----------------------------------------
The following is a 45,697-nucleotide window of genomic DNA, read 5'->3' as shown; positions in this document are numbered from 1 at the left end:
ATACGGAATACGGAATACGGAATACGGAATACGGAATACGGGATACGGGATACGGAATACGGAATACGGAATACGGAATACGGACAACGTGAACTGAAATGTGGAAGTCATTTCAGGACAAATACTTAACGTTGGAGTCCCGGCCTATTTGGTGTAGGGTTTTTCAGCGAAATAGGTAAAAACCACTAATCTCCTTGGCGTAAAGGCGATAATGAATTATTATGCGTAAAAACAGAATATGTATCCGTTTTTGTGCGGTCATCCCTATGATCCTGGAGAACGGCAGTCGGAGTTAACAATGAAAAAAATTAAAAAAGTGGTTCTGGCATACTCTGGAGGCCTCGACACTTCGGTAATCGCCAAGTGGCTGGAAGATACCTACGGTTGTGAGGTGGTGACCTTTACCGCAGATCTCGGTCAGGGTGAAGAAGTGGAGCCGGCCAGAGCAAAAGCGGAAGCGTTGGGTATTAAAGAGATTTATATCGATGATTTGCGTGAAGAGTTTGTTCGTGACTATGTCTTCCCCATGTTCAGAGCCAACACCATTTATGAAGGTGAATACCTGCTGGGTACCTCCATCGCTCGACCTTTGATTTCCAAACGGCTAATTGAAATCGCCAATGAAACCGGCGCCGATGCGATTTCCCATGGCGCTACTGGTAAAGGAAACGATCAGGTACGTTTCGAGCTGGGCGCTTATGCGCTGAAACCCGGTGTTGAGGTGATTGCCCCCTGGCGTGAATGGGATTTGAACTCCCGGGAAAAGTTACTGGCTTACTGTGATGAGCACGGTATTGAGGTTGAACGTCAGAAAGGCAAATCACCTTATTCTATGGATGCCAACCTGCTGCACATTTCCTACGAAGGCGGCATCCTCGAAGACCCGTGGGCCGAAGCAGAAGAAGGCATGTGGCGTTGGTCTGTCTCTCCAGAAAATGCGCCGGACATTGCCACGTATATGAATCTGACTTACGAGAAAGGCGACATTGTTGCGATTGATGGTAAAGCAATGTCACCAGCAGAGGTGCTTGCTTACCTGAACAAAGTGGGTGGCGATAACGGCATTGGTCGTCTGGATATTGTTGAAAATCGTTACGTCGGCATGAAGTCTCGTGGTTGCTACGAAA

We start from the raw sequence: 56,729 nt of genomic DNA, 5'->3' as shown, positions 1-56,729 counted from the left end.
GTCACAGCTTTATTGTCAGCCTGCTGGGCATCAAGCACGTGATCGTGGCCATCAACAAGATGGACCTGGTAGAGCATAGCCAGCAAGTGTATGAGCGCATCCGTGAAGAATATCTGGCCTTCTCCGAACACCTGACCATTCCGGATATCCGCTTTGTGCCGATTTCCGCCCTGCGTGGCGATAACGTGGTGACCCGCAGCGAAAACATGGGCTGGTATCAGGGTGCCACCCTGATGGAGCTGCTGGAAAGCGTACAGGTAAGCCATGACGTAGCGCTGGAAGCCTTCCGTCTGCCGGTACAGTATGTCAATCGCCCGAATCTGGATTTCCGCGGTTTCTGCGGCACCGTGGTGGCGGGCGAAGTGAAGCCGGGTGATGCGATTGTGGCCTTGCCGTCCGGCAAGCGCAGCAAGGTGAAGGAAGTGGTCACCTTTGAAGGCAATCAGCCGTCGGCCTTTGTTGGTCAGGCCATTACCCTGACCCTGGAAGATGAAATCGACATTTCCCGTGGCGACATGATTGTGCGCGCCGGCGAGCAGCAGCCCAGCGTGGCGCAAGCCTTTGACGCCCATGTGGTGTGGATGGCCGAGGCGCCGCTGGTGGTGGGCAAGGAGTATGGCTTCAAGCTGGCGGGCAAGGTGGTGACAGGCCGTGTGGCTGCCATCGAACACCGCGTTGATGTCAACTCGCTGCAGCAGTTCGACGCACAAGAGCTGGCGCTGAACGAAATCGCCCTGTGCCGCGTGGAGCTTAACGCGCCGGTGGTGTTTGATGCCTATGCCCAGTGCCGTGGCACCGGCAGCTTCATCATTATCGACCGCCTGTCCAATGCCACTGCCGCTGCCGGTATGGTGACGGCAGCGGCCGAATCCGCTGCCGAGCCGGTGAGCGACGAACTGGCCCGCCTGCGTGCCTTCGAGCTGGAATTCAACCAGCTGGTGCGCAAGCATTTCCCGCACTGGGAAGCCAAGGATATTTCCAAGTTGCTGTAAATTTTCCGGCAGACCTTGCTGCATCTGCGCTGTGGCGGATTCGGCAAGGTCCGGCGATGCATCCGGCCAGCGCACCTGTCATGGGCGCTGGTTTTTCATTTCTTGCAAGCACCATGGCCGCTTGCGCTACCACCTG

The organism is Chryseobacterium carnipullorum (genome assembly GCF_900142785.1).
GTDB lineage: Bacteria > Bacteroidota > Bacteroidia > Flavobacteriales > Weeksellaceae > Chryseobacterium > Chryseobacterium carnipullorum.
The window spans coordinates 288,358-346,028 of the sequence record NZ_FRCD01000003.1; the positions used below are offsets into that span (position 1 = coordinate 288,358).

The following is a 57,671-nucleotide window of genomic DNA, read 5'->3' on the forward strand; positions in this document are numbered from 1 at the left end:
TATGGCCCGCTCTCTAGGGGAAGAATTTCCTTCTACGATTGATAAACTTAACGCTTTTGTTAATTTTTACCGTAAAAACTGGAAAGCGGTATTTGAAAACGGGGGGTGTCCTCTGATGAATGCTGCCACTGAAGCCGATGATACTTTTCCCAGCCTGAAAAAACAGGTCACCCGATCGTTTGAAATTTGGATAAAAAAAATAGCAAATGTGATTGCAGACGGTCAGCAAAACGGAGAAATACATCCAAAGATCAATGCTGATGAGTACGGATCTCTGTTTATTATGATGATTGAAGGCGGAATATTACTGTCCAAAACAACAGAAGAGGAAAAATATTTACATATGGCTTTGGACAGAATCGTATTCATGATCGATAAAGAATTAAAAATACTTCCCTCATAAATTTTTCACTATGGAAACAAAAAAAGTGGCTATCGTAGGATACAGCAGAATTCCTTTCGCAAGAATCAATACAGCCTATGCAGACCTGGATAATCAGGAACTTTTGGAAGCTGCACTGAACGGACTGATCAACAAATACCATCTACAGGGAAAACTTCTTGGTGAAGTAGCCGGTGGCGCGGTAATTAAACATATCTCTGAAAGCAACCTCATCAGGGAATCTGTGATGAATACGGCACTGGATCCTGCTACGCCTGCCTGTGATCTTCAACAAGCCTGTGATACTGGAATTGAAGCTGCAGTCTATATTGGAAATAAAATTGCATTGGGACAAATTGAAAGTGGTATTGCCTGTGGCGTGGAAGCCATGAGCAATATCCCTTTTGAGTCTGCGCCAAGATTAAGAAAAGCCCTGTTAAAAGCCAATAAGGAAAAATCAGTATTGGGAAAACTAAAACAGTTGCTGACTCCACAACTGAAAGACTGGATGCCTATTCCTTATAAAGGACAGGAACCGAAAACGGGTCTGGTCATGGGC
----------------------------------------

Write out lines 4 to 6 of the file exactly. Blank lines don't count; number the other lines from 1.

GTCACAGCTTTATTGTCAGCCTGCTGGGCATCAAGCACGTGATCGTGGCCATCAACAAGATGGACCTGGTAGAGCATAGCCAGCAAGTGTATGAGCGCATCCGTGAAGAATATCTGGCCTTCTCCGAACACCTGACCATTCCGGATATCCGCTTTGTGCCGATTTCCGCCCTGCGTGGCGATAACGTGGTGACCCGCAGCGAAAACATGGGCTGGTATCAGGGTGCCACCCTGATGGAGCTGCTGGAAAGCGTACAGGTAAGCCATGACGTAGCGCTGGAAGCCTTCCGTCTGCCGGTACAGTATGTCAATCGCCCGAATCTGGATTTCCGCGGTTTCTGCGGCACCGTGGTGGCGGGCGAAGTGAAGCCGGGTGATGCGATTGTGGCCTTGCCGTCCGGCAAGCGCAGCAAGGTGAAGGAAGTGGTCACCTTTGAAGGCAATCAGCCGTCGGCCTTTGTTGGTCAGGCCATTACCCTGACCCTGGAAGATGAAATCGACATTTCCCGTGGCGACATGATTGTGCGCGCCGGCGAGCAGCAGCCCAGCGTGGCGCAAGCCTTTGACGCCCATGTGGTGTGGATGGCCGAGGCGCCGCTGGTGGTGGGCAAGGAGTATGGCTTCAAGCTGGCGGGCAAGGTGGTGACAGGCCGTGTGGCTGCCATCGAACACCGCGTTGATGTCAACTCGCTGCAGCAGTTCGACGCACAAGAGCTGGCGCTGAACGAAATCGCCCTGTGCCGCGTGGAGCTTAACGCGCCGGTGGTGTTTGATGCCTATGCCCAGTGCCGTGGCACCGGCAGCTTCATCATTATCGACCGCCTGTCCAATGCCACTGCCGCTGCCGGTATGGTGACGGCAGCGGCCGAATCCGCTGCCGAGCCGGTGAGCGACGAACTGGCCCGCCTGCGTGCCTTCGAGCTGGAATTCAACCAGCTGGTGCGCAAGCATTTCCCGCACTGGGAAGCCAAGGATATTTCCAAGTTGCTGTAAATTTTCCGGCAGACCTTGCTGCATCTGCGCTGTGGCGGATTCGGCAAGGTCCGGCGATGCATCCGGCCAGCGCACCTGTCATGGGCGCTGGTTTTTCATTTCTTGCAAGCACCATGGCCGCTTGCGCTACCACCTG

The organism is Chryseobacterium carnipullorum (genome assembly GCF_900142785.1).
GTDB lineage: Bacteria > Bacteroidota > Bacteroidia > Flavobacteriales > Weeksellaceae > Chryseobacterium > Chryseobacterium carnipullorum.